Skip to main content

Data snapshot: Tāmaki Makaurau Māori economy


Author:  
Tze Ming Mok, Kahurangi Malcom
Source:  
Auckland Council | The Southern Initiative, TSI
Publication date:  
2022
Topics:  
Māori

He karapa raraunga: Ōhanga Māori i Tāmaki Makaurau Data snapshot: Tāmaki Makaurau Māori economy

Extract:

Summary

Good news about Māori business in Tāmaki Makaurau

  • Tāmaki Makaurau Māori businesses are punching above their weight.
  • In 2020 Māori businesses that had a known regional council area contributed an estimated $6bn as ‘value added’ to national GDP, in terms of business profits and paying workers.
  • Tāmaki Makaurau Māori businesses contributed 26% of this, although were only 22% of the businesses.
  • Tāmaki Makaurau Māori business GDP contribution as a percentage of their income was outperforming non-Māori businesses in seven industries in 2020, including areas with strong Māori-owner presence such as construction, healthcare and social assistance, electricity, water, gas & waste, and transport, postal & warehousing.
  • Tāmaki Makaurau accessed the Covid-19 wage subsidy at the same rate as non-Māori businesses.
  • Riding out the post-GFC period may have resulted in the surviving Māori businesses in Tāmaki Makaurau becoming more resilient than before.

Warnings For Tāmaki Makaurau

  • Māori business in Tāmaki Makaurau are still particularly vulnerable to looming recession or economic shocks.
  • Māori businesses have suffered disproportionately from recessions and economic crises in the past.
  • The Global Financial Crisis hit Māori businesses hard, and since then Māori business growth has stalled.
  • The gap between Māori and non-Māori businesses in Tāmaki Makaurau is widening.
  • There are only 5.5% more Māori businesses in Tāmaki Makaurau than there were in 2010, compared to 25% for non-Māori.
  • Māori businesses in Tāmaki Makaurau are employing 11% fewer workers than they were in 2010, compared with 42% more for non-Māori.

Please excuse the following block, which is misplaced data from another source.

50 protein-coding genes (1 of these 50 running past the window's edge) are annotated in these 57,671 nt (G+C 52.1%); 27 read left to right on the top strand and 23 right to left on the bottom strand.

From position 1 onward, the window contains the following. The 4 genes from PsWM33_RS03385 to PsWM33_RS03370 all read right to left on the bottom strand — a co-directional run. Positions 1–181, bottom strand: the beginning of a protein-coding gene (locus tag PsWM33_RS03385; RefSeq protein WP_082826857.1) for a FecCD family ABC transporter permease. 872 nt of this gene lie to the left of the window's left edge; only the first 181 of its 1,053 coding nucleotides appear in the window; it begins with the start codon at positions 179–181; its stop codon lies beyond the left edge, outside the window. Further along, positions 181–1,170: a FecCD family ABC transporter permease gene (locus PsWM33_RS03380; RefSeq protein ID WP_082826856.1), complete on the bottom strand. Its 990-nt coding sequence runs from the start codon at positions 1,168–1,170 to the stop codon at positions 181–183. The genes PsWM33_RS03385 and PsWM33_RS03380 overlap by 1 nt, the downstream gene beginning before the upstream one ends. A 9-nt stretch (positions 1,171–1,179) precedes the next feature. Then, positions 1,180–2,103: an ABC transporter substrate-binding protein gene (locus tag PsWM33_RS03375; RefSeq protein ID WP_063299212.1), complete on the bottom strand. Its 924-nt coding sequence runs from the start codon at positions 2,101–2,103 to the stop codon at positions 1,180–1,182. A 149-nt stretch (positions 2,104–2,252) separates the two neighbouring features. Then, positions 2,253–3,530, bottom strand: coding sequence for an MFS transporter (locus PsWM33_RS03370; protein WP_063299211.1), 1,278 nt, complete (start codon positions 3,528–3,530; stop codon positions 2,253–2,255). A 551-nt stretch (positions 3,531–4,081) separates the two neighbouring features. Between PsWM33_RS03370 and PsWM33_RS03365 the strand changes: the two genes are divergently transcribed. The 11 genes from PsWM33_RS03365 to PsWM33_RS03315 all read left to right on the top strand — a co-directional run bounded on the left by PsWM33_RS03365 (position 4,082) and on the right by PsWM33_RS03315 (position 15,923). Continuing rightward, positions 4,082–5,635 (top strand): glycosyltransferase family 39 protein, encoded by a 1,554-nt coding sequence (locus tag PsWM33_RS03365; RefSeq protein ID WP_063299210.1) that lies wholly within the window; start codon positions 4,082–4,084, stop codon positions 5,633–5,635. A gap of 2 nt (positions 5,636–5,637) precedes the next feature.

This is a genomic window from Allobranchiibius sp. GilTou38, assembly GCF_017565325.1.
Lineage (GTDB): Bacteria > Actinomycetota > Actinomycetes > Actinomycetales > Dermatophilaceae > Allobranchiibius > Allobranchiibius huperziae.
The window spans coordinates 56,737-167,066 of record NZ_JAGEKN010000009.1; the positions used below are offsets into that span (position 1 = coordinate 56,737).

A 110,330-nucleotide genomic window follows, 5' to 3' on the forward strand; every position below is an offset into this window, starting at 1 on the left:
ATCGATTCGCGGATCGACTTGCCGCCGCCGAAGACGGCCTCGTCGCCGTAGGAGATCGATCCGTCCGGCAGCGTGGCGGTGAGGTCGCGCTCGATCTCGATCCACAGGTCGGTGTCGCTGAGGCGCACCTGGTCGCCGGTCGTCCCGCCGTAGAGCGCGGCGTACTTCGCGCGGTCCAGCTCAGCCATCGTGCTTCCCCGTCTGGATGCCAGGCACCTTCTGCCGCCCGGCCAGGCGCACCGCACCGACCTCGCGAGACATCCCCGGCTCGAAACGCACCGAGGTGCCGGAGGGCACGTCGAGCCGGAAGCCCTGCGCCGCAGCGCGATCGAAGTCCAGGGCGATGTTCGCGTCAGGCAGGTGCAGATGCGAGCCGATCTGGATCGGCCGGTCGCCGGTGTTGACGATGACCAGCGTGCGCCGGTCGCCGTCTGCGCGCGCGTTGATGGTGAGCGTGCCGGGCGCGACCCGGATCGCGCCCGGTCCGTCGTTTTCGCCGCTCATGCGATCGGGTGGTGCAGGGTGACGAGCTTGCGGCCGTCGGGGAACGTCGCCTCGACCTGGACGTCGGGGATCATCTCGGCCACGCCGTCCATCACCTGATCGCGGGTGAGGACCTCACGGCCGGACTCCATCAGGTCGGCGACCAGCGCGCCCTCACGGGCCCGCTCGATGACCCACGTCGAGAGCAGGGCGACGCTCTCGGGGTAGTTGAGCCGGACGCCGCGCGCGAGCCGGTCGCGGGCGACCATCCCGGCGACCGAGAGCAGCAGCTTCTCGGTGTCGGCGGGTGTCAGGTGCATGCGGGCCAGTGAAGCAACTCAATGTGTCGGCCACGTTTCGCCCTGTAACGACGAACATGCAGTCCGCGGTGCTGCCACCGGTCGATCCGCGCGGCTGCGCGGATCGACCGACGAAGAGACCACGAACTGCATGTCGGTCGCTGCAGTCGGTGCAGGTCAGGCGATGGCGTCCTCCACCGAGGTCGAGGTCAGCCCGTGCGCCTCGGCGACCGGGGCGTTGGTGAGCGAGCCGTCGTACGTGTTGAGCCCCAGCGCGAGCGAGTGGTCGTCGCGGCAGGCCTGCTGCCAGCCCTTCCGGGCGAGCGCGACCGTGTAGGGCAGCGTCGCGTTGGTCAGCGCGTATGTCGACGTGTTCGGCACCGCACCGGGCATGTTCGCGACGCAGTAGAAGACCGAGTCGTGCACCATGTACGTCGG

• We can expect that many Māori businesses in industries that were doing well in 2020 will have taken hits from Covid-19, such as the previously high-performing accommodation and hospitality industry. There are also likely grim times ahead for many industries due to the supply chain crisis, housing market correction, labour shortages, and skills shortages.
  • Key supports during the Covid-19 response period excluded the big urban centres, meaning that struggling Māori business in Tāmaki Makaurau missed out. We cannot afford to repeat this pattern.

What We Need To Do

  • Invest in training, entrepreneurship and recruitment pipelines: This will help maximise Māori business opportunities and the Māori talent pool in high-value sunrise sectors and the green economy.
  • Improve business support delivery: Better coordination of fragmented services is needed so that Māori businesses, especially small ones, have one ‘front door’ to access support.
  • Make business investment fair: We need data-driven targets or quotas so that Māori businesses have equitable access to business support funding, such as the Regional Business Partner grants. We also need to make sure that Māori businesses in Tāmaki Makaurau are adequately prioritised for business support, and not overlooked by regionally-targeted funding.
  • Leverage social procurement: Supplier diversity and workforce procurement targets are a big new development for Māori business. But for the majority of Māori businesses to make the most of these business-to-business opportunities, there needs to be more coordination and funding of small business support across diverse sectors, so they can engage with procurement processes, including registering with Amotai, the national supplier diversity intermediary. ...

May 2022